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Crop Protection Manufacturers Can Boost Financial Results through Inventory Turns

Fall 2017

Refining business operations can help manufacturers of crop protection products dig up what might be called buried treasure, increasing profits without generating a response from competitors.

Taking steps to uncover that treasure—by improving inventory turns—can improve not only the company’s balance sheet, but also its profit and loss statement.

A Context Network® benchmarking study of crop protection manufacturers in North America shows that inventory turns averaged 1.7 per year in 2016. Performances ranged from 0.8 to 4.4 turns per year—a vast spread from low to high. The best-in-class performance was more than 2.5 times the average and a whopping 5.5 times the low.The numbers show that manufacturers have an outstanding opportunity to improve inventory turns and thus their return on capital employed and, ultimately, their bottom lines, says Context Principal Mike Borel. He cites one manufacturer that had inventory turns of 1.0 but believed much more was possible. “The company instituted a good process and made what turned out to be a very smart ‘out-of-the-box’ hire of a supply chain manager from an unrelated industry in which high inventory turns were the norm,” he says. In just three years, the manufacturer achieved turns near the best in the industry.


Such improvements fly under the radar. “The beauty of this is that it doesn’t attract a competitive response like you would see with a change in prices, terms, or programs,” Borel says. “You get the benefit without having to fight the battle.”

In planning and implementing improvements in inventory control, it’s critical to maintain a customer focus. “The goal is to get the right inventory in the right place at the right time,” says Context Senior Associate Mike Danner. “Inventory turns require the product to be in the hands of those who need it within 24 hours—wherever they are.”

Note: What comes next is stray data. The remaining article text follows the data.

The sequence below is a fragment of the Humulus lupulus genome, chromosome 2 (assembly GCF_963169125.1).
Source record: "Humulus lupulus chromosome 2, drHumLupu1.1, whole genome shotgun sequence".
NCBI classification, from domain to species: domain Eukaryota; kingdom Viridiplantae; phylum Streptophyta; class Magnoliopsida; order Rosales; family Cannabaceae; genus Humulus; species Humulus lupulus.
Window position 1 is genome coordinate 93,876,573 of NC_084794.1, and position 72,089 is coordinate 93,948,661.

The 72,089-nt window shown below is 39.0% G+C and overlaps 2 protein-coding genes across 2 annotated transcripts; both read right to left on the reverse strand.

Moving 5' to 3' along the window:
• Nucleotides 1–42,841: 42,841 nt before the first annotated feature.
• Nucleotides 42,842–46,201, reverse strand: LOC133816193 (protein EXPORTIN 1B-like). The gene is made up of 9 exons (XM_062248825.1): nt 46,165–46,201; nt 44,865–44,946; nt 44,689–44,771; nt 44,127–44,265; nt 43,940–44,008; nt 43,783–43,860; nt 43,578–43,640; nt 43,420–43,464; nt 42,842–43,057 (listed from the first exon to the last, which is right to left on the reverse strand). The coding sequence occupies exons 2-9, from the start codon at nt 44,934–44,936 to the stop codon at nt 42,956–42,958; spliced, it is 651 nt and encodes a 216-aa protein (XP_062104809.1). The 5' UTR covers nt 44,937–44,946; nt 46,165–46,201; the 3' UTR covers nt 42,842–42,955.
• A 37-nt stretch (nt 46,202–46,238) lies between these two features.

Different products call for different inventory-control standards. “Some products can be made available ‘just in time’; others must be available ‘just in case’ they are needed,” Borel says. “It’s critical for the company to segment its portfolio of products.”

Some products have high profit margins, are critical to customers, and/or are key to the company’s competitive strategy. “Such products require the company to maintain supply ‘just in case’ it is needed,” Borel says.

Other products have generic competitors and lower profit margins. “You want to manufacture those products ‘just in time,’” Borel says. “The perfect situation is that you make just enough product and, at season’s end, you have none left. In many cases, it’s actually OK to run out of these products!”

Improving inventory turns can require a sometimes-difficult change in thinking about business metrics. It might mean looking beyond such measures as revenues and market share—through which functional groups have traditionally been rewarded—and helping manufacturers see the bigger picture. “Business executives who can do that can dramatically improve their company’s financial results,” he says.

For example, Borel recommended that one manufacturer cut about 25 percent of its SKUs because they were more of a distraction than a value to the company. “The sales organization had a target on my front and my back,” Borel says. But 16 months after cutting the extraneous SKUs, the company’s sales were up and its profitability had improved dramatically.

Danner adds: “As you improve your turns, your profitability goes up—sometimes without even increasing your sales. That frees up cash in the business to apply where you need it.”

One of the trickiest parts of managing inventory turns is forecasting demand for crop protection products up to 18 months in advance. Forecasters look at factors such as weather patterns, crop prices (and thus how many acres farmers will plant in various crops), and anticipated pest pressures. “There are a lot of moving parts,” Borel says. “If you’re inaccurate in forecasting, you’re going to have a heck of a time managing inventory.”

One factor in improving working capital, Borel says, is simply recognizing what is possible within the industry. For example, 4.4 turns—the best-in-metric figure in 2016—would have been viewed as impossible a decade earlier, when the average was 1.0. “Now, across the industry, working capital management has improved significantly, but we still have vast opportunities for further improvement,” he says.

He notes that the process and benefits that apply to crop protection products apply to other products as well, regardless of business category or sector.

The Context Network has many years of experience in helping companies dramatically improve working capital turns while assuring appropriate service levels for customers. For more information, contact Mike Borel at